Figurine Enigmas: Who's to Know?

By James, N.; Chippindale, Juliet | Antiquity, December 2010 | Go to article overview

Figurine Enigmas: Who's to Know?


James, N., Chippindale, Juliet, Antiquity


Should a public archaeology exhibition focus on objects as objects, or should it also explain something of where they come from and processes of interpreting them? If background is necessary, then how much is needed to make sense of the exhibits? Two recent exhibitions offered different answers. The first was largely descriptive, the second theoretical, and specifically, 'post-processualist'. Both featured prehistoric anthropomorphic figurines of fired clay. Whether or not because 'the more human, the less intelligible' (Hawkes 1954:162), figurines are among the most intriguing and enigmatic finds. What were they for, and what did they mean? Why do they captivate us today; and how should archaeologists cater for that interest?

We found ourselves at odds with the second exhibition, which evidently sprang from a series of principles rehearsed by Hodder (1984) and his colleagues (e.g. Shanks & Tilley 1987; Shanks & Hodder 1995; Bender et al. 1997). We accept that some of archaeology's public values archaeology as contemporary 'heritage' more than as a record or resource for studying the past (Carman 2002: 17-19; Holtorf 2010), but it does not follow that archaeologists should give up explaining what they do or, indeed, attempting to understand the nature of the past.

The first exhibition, The power of dogu, was based on Jomon figurines from Japan, the dogu. The second, Unearthed, showed dogu alongside south-east European Neolithic and Chalcolithic figurines. Both groups belong to large corpora now comparatively well known with regard to chronology and regional variation. All of these figurines are stylised and miniature. They are normally found broken, apparently on purpose, scattered across and around settlements. The earliest dogu yet known was found last spring (Shiga 2010). Twentyeight have been designated as National Treasures or Important Cultural Properties in Japan. The Neolithic 'throned goddess' from near Pristina, likewise, is now iconic in Kosovo.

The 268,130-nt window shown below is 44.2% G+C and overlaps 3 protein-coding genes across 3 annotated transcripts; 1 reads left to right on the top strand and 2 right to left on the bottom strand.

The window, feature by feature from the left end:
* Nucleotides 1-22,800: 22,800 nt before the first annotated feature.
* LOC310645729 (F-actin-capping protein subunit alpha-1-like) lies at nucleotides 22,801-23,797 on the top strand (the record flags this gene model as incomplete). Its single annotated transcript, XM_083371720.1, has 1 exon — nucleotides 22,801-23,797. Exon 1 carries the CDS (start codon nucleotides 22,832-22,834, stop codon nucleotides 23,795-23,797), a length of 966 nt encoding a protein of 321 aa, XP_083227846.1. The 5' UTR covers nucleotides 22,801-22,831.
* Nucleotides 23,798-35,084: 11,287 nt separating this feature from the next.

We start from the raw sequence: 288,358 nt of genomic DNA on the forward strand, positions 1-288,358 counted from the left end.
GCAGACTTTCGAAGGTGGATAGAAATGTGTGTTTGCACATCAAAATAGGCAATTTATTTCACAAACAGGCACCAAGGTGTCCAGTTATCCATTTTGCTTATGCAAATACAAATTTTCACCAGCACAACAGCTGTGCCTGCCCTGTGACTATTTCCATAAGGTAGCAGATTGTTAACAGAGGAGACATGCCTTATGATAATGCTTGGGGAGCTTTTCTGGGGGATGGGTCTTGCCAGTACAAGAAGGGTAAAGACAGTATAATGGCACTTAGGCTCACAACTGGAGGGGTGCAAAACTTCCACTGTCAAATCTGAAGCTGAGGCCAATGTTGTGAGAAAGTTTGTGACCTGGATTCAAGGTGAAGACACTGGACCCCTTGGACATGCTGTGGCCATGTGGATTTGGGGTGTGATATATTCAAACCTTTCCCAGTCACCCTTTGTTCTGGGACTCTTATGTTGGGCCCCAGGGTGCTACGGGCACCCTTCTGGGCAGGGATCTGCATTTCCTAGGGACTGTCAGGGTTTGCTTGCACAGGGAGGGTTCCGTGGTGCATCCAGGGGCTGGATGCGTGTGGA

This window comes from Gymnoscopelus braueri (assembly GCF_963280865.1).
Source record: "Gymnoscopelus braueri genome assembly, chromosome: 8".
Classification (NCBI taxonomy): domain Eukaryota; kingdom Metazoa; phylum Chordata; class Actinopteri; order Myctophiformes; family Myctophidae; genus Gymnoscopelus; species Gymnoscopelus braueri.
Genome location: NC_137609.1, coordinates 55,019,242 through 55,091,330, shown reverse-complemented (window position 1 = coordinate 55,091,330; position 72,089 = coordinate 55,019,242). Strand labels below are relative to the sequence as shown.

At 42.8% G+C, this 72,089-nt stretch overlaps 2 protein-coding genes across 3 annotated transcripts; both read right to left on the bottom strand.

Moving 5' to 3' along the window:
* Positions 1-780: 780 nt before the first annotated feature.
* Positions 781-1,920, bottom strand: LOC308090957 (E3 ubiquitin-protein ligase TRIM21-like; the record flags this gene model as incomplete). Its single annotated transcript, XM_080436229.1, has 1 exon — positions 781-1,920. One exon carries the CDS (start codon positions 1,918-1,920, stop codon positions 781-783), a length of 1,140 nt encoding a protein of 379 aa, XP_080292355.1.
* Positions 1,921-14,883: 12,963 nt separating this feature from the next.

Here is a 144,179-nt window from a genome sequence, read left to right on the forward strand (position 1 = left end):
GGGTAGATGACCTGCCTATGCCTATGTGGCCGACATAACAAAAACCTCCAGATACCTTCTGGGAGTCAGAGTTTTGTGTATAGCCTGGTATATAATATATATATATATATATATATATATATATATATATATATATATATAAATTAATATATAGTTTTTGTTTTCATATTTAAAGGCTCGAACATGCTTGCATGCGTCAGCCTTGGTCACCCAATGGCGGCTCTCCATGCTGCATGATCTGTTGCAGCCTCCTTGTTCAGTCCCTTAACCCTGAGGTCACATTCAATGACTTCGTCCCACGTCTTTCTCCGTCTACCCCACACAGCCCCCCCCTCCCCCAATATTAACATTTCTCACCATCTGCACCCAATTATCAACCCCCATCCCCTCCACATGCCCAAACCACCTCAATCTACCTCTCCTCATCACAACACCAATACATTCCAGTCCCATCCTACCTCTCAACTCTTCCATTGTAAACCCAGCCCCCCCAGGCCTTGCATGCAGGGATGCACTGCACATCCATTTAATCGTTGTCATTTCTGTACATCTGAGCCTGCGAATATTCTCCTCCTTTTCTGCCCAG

Both exhibitions were in England. The power of dogu was at the British Museum from September to November 2009, the first in more than 40 years to assemble dogu from around Japan. They came from 50 collections. Unearthed, which included some of the dogu shown at the British Museum and a replica of the big Chobonaino figure that we admired there, was at the University of East Anglia, Norwich, from June to August 2010, in that exciting hangar, the Sainsbury Centre for Visual Arts (Bailey 2009; Unearthed Team 2010). Unearthed was linked, through two distinct projects of the university's, to a long-running programme of research and exhibitions in the Balkans, to the research of Douglass Bailey (2005) in southeastern Europe, and to Andrew Cochrane's experiments in expressing archaeological ideas (Cochrane & Russell 2007). Here, the archaeology was assembled from eleven collections in five countries. Unearthed was curated by Bailey, Cochrane & Simon Kaner; and Kaner also curated The power.

[FIGURE 1 OMITTED]

The power of dogu (British Museum)

Along with a few masks and zoomorphic figurines and ornamented vessels, The power of dogu arranged nearly 50 dogu, sets of dogu, or parts of them, in chronological order from Early to Final Jomon (Figure 1). The museum contributed a small cabinet to compare figurines of its own from elsewhere. Generously spaced, the exhibits were easy to see; and the lighting revealed how surfaces were moulded and treated. That nearly all were more or less intact, and a couple reassembled, helped to reveal that many dogu showed personages tattooed, wrapped in tight textiles or masked; that some probably had attachments or were themselves suspended; and that many were apparently not intended to depict humans. The Tanabatake 'Venus' (one of three dogu designated as National Treasures) and the weird Nakappara figure took pride of place as stars of the show in cabinets of their own. Expressly or by implication, The power's catalogue broaches themes for research in future (Kaner 2009b); but the gallery needed more detail about where recent investigations have found dogu. …

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